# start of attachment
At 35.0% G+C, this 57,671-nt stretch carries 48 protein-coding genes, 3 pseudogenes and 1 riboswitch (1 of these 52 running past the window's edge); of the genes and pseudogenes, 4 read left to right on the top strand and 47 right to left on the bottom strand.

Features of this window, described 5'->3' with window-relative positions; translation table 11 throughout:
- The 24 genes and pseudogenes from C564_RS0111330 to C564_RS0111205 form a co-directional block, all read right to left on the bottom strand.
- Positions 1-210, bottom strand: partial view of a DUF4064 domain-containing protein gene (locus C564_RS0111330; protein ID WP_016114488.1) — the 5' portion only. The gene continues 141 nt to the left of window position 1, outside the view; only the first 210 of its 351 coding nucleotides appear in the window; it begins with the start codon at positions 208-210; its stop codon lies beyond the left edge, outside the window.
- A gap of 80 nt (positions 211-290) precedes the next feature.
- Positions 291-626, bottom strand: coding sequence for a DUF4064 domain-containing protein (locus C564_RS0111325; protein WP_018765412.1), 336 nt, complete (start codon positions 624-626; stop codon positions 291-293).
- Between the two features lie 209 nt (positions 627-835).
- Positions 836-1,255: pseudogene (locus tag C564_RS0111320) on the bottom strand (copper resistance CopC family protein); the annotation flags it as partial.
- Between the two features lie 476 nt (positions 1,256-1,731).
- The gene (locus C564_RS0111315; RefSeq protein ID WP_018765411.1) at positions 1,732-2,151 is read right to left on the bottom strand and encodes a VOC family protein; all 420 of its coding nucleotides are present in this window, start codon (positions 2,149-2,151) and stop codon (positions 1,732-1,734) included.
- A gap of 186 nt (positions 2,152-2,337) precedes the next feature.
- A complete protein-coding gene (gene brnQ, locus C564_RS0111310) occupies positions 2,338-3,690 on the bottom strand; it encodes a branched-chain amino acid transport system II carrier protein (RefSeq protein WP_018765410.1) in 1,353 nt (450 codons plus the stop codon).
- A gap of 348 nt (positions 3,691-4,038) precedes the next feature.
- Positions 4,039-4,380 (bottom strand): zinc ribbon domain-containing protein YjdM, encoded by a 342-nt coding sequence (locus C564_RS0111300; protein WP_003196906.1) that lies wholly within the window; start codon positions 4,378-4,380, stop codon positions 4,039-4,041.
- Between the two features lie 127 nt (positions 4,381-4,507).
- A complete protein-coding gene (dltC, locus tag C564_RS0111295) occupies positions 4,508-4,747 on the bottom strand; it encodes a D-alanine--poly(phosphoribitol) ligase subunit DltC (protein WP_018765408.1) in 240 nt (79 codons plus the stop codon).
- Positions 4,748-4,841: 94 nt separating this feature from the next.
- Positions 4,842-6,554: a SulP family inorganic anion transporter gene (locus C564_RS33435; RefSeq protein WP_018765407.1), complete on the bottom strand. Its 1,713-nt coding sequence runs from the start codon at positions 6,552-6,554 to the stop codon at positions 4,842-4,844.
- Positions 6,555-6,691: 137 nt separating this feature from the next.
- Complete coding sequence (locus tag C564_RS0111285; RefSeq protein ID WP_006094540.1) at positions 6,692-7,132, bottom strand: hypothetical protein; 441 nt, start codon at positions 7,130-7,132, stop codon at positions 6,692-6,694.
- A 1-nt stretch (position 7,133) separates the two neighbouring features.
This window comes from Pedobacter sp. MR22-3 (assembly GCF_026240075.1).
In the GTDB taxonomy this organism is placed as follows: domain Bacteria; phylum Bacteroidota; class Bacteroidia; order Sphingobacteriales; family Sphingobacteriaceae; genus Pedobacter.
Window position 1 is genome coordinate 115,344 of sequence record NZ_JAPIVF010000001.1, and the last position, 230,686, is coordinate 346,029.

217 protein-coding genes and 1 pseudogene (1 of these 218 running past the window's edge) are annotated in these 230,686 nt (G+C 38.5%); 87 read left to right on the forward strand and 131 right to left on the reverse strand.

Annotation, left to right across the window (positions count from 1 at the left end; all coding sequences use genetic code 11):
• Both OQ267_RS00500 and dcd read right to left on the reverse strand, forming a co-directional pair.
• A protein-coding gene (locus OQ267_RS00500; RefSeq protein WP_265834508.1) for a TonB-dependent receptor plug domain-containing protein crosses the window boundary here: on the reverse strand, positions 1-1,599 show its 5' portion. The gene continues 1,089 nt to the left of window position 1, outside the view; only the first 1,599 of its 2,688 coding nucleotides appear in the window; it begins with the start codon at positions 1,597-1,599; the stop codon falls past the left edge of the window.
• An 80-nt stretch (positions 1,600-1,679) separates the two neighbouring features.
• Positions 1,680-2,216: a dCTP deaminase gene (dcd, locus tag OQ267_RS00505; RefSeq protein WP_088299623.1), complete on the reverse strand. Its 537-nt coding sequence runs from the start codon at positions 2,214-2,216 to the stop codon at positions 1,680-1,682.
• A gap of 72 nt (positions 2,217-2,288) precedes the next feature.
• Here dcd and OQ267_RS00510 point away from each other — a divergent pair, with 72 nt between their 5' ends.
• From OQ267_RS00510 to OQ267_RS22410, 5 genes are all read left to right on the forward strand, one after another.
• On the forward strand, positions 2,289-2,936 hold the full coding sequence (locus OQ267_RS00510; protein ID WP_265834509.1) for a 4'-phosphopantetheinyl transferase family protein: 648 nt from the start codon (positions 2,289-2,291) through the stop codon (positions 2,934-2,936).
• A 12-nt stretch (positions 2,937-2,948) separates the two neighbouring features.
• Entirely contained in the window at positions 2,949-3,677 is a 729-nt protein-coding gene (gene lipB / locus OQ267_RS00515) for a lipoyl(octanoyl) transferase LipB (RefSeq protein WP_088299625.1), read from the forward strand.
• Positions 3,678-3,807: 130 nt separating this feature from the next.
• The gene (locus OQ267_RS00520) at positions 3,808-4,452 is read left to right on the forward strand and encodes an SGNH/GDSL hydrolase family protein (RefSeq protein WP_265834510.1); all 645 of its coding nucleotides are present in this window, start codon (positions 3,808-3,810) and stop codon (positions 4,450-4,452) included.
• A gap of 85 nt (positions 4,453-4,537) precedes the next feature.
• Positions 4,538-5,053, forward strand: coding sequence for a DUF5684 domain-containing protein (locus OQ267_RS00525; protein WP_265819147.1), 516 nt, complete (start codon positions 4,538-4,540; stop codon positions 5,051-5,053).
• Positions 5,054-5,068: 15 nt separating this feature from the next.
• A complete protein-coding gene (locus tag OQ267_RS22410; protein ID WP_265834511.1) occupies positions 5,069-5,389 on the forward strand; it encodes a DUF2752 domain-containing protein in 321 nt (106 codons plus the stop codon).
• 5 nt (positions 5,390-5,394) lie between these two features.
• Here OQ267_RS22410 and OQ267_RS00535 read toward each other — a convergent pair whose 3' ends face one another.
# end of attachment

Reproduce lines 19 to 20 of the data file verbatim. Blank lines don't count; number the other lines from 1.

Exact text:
- Positions 6,555-6,691: 137 nt separating this feature from the next.
- Complete coding sequence (locus tag C564_RS0111285; RefSeq protein ID WP_006094540.1) at positions 6,692-7,132, bottom strand: hypothetical protein; 441 nt, start codon at positions 7,130-7,132, stop codon at positions 6,692-6,694.